The online world can be addicting and can negatively impact our mental health which is why setting boundaries and digital “detoxing” is so important. In today’s post I’m sharing 7 digital self-care habits, all of which have been integral in my own business and life.
I have a love-hate relationship with technology. As a digital business owner, it’s obviously the cornerstone of my business. I wouldn’t be able to do what I do without it. I’m also a low-key tech nerd — I’ve always loved all things computer and internet, probably because I grew up with a tech savvy dad and older brother.
But what comes along with the many advantages of technology are its disadvantages: comparison on social media, mindless scrolling, fixating on stats, and distraction. The online world can be addicting and can really impact our mental health and self-esteem, which is why setting boundaries is so important. So in today’s post I’m sharing 7 digital self-care habits, all of which have been integral in my own business and life. I’m by no means perfect, but I’m always actively working on them to make sure I keep my sanity!
1. Assess Your Screen Time
Determining how much time you’re spending on your phone or computer each day is a really helpful place to start. You can do this on your own, or if you have an iPhone, head to Setting > Screen Time and take a look at the data. It’s pretty insightful. You can see how much time you’re spending per day within individual apps, and even how frequently you’re picking up your phone.
Just becoming aware of this and how much you’re feeling that urge to check your phone can help you begin to set boundaries for yourself. What else could you be doing with that time spent scrolling?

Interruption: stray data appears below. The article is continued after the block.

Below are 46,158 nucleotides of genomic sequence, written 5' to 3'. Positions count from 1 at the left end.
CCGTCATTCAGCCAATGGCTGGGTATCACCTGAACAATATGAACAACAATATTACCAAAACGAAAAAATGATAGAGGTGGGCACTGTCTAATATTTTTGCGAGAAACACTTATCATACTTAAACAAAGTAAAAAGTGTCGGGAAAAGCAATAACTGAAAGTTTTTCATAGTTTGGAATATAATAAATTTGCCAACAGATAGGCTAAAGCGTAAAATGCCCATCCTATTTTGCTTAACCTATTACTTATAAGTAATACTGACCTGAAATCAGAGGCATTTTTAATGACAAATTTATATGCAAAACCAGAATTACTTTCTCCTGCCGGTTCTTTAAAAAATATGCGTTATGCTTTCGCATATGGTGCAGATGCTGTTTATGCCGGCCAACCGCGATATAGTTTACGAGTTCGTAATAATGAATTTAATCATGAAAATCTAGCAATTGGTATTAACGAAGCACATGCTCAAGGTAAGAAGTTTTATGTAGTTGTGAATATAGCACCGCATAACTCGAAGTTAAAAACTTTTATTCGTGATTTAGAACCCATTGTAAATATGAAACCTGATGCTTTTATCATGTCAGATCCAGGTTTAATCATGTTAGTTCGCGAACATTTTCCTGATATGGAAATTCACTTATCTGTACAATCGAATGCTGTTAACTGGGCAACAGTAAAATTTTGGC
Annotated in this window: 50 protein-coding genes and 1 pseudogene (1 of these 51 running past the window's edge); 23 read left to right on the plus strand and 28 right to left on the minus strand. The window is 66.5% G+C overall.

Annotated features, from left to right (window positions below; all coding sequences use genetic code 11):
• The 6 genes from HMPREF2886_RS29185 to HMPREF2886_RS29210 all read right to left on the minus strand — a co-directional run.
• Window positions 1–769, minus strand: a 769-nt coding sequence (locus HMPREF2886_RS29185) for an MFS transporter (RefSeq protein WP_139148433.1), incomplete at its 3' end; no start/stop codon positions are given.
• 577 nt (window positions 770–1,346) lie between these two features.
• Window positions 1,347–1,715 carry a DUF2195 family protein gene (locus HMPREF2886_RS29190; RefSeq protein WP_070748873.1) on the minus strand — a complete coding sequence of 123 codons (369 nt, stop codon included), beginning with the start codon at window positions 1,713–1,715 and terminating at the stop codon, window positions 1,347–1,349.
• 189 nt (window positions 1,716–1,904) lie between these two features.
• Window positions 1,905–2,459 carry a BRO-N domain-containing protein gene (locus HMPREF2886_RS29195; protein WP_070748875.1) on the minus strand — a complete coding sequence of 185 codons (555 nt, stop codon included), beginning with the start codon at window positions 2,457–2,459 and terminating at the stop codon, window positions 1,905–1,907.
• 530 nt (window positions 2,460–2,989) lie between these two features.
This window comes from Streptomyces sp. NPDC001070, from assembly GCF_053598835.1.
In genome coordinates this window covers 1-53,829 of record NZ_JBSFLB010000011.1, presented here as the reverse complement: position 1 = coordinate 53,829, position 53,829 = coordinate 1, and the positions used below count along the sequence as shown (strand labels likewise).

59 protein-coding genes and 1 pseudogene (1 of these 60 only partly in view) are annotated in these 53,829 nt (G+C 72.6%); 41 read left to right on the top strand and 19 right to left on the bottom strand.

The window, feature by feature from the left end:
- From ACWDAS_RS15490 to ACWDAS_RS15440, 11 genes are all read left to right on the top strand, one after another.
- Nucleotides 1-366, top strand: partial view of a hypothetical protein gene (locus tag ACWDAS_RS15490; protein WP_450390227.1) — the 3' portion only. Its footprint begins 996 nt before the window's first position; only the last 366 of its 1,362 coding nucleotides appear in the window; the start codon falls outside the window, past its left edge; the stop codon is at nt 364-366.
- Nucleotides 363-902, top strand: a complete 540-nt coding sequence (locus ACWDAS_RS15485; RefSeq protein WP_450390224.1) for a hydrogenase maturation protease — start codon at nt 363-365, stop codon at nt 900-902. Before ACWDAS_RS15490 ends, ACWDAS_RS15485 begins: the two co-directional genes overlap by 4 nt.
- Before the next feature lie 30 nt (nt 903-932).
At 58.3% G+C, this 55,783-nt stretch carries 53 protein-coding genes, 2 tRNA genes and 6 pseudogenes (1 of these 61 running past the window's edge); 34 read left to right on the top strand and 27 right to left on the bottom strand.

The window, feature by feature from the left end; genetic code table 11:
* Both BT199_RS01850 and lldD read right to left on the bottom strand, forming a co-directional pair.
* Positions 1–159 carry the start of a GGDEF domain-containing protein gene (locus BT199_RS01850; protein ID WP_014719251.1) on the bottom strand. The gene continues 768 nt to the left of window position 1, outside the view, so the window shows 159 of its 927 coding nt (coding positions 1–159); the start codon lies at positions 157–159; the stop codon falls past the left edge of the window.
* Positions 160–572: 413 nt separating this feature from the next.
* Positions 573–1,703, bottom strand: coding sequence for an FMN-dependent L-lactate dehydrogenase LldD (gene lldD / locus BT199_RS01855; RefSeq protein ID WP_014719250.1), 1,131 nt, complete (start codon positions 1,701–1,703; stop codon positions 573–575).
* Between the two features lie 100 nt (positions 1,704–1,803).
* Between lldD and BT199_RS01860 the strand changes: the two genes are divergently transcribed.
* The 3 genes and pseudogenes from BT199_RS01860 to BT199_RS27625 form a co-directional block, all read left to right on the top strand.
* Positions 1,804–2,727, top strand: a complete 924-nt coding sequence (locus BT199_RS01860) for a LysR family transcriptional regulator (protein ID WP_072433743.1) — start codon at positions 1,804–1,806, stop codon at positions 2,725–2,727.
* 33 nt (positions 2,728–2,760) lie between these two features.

You can also set app usage limits within your devices settings (iPhone has this option).
2. Turn Off Push Notifications
This might be the best tip I can share, especially when it comes to avoiding constant distraction. Turn off your push notifications! This includes banners that pop up on your screen and any associated beeps and rings.
There are times when we want to be able to hear a notification, text message, or phone call, but generally speaking, keeping these things turned off prevents you from checking your phone constantly and allows you to focus better on your tasks throughout the day. Plus, am I the only one who gets sucked into scrolling on social media or checking up on other things just from responding to a text message?
Instead, simply create your own parameters for when you check/use your devices.
3. Start Your Day Tech-Free
I know all too well the feeling that comes with checking my phone immediately when I wake up. There’s something so draining about it, and I haven’t even stood up.
If possible, start your day free of technology. I personally always turn my phone onto airplane mode and keep it away from my bedside table at night which in turn, prevents me from checking it immediately upon waking.
Get up, make breakfast, and get ready for the day before entering phone-land. Even if we delay it by 20-30 minutes, starting our morning tech-free really helps us avoid any negative feelings associated with social scrolling, comparison, or the stress of checking our email.